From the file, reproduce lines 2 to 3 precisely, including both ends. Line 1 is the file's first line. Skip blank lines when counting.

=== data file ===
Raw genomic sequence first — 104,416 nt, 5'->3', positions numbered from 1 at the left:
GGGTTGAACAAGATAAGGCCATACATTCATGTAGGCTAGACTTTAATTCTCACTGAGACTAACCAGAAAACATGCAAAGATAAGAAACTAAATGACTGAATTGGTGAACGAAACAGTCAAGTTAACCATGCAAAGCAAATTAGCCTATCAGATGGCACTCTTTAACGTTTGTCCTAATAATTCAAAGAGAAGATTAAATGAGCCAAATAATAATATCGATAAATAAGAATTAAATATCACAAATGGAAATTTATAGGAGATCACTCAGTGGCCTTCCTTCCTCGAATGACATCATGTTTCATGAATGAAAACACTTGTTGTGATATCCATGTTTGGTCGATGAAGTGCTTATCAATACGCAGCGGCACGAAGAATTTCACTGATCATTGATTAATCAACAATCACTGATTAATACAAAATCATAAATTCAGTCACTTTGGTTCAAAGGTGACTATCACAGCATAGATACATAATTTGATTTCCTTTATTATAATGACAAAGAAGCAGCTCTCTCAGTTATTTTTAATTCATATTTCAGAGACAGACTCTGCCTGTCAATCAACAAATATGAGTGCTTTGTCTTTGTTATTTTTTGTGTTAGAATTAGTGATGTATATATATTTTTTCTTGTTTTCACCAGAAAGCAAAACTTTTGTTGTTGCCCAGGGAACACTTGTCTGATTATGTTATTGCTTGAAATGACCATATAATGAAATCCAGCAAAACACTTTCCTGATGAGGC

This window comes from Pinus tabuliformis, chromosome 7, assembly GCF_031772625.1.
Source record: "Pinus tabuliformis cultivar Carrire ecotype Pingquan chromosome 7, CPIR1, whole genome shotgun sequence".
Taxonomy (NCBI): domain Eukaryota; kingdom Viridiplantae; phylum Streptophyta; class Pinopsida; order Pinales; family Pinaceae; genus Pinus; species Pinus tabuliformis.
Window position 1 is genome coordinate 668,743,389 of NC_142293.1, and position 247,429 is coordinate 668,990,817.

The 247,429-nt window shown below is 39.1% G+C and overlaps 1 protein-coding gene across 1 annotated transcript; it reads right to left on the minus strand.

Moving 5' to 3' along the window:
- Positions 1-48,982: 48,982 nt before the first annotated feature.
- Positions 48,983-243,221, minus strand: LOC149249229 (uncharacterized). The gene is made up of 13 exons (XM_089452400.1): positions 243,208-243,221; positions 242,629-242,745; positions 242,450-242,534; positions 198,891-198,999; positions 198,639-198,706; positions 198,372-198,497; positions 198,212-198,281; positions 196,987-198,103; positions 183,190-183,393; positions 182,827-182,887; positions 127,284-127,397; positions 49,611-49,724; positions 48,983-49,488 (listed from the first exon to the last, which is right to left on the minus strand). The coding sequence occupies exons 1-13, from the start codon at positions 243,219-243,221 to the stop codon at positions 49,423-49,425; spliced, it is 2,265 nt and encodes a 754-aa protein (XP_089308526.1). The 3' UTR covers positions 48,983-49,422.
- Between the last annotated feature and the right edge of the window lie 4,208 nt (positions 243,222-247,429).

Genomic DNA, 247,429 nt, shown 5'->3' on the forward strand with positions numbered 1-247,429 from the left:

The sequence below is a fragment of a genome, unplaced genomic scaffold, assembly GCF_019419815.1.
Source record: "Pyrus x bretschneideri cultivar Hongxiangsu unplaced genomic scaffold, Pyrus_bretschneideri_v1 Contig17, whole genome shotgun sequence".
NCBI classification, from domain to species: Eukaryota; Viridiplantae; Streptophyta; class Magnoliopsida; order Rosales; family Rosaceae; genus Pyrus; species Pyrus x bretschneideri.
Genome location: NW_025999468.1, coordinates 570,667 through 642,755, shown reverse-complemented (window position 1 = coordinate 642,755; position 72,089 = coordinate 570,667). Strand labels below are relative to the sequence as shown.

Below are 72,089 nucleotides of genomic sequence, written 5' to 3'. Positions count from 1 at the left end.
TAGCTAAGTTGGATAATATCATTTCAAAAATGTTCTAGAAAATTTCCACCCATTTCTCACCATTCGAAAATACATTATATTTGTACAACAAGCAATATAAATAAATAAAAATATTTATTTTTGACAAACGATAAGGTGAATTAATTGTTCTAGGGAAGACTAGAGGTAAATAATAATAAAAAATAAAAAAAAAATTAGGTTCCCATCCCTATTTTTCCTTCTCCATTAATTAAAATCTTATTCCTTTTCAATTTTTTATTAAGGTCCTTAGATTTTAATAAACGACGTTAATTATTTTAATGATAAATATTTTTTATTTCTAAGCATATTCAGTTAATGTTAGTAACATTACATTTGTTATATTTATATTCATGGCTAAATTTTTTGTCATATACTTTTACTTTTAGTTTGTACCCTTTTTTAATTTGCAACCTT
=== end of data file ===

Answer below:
GGGTTGAACAAGATAAGGCCATACATTCATGTAGGCTAGACTTTAATTCTCACTGAGACTAACCAGAAAACATGCAAAGATAAGAAACTAAATGACTGAATTGGTGAACGAAACAGTCAAGTTAACCATGCAAAGCAAATTAGCCTATCAGATGGCACTCTTTAACGTTTGTCCTAATAATTCAAAGAGAAGATTAAATGAGCCAAATAATAATATCGATAAATAAGAATTAAATATCACAAATGGAAATTTATAGGAGATCACTCAGTGGCCTTCCTTCCTCGAATGACATCATGTTTCATGAATGAAAACACTTGTTGTGATATCCATGTTTGGTCGATGAAGTGCTTATCAATACGCAGCGGCACGAAGAATTTCACTGATCATTGATTAATCAACAATCACTGATTAATACAAAATCATAAATTCAGTCACTTTGGTTCAAAGGTGACTATCACAGCATAGATACATAATTTGATTTCCTTTATTATAATGACAAAGAAGCAGCTCTCTCAGTTATTTTTAATTCATATTTCAGAGACAGACTCTGCCTGTCAATCAACAAATATGAGTGCTTTGTCTTTGTTATTTTTTGTGTTAGAATTAGTGATGTATATATATTTTTTCTTGTTTTCACCAGAAAGCAAAACTTTTGTTGTTGCCCAGGGAACACTTGTCTGATTATGTTATTGCTTGAAATGACCATATAATGAAATCCAGCAAAACACTTTCCTGATGAGGC

This window comes from Pinus tabuliformis, chromosome 7, assembly GCF_031772625.1.